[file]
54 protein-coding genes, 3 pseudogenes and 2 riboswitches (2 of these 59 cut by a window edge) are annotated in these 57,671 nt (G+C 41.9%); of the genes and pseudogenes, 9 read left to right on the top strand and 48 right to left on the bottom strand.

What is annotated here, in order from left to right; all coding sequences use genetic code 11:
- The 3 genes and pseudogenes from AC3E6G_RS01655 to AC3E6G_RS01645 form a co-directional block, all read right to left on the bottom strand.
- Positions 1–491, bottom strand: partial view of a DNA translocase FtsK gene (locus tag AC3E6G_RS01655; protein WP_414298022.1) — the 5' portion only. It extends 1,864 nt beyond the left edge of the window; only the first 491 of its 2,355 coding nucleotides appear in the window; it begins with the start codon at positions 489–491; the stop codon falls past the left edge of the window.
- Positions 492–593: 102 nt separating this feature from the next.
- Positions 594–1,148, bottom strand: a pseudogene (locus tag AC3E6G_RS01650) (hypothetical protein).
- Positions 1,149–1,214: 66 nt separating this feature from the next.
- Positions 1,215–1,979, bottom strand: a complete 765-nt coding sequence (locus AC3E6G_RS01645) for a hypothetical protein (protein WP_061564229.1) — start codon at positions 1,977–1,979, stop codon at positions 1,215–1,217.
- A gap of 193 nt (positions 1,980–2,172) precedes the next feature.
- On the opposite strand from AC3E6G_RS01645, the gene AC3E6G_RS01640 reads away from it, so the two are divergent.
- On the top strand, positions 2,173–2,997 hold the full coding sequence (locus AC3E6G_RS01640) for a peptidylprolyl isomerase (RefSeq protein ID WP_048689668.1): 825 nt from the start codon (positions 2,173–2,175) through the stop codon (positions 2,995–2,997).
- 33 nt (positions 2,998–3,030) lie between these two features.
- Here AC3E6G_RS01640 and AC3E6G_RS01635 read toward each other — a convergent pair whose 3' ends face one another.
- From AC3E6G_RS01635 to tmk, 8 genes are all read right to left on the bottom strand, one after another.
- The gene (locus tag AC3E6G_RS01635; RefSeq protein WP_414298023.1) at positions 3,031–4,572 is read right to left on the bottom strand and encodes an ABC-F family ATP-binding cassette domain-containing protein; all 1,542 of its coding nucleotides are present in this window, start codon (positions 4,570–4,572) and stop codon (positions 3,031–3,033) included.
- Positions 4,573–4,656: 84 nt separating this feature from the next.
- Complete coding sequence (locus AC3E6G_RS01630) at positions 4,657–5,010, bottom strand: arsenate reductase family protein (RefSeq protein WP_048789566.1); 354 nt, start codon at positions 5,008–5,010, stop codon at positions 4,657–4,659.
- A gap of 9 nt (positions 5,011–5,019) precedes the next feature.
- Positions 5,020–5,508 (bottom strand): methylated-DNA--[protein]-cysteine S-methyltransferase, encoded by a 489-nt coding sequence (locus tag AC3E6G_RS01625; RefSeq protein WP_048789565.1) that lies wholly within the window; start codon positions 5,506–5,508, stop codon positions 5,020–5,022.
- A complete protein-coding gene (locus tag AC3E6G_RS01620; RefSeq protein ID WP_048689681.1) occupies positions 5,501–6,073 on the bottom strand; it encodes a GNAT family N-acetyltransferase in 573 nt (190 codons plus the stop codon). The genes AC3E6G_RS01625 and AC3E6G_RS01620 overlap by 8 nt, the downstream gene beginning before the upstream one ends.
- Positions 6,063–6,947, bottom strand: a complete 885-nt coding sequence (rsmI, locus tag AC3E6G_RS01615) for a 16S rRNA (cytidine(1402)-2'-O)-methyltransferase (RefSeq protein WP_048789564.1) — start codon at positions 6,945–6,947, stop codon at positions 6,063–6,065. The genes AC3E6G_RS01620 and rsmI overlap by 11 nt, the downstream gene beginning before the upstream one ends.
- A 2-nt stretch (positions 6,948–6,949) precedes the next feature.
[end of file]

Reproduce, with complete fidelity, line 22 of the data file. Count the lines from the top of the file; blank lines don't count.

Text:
- A 2-nt stretch (positions 6,948–6,949) precedes the next feature.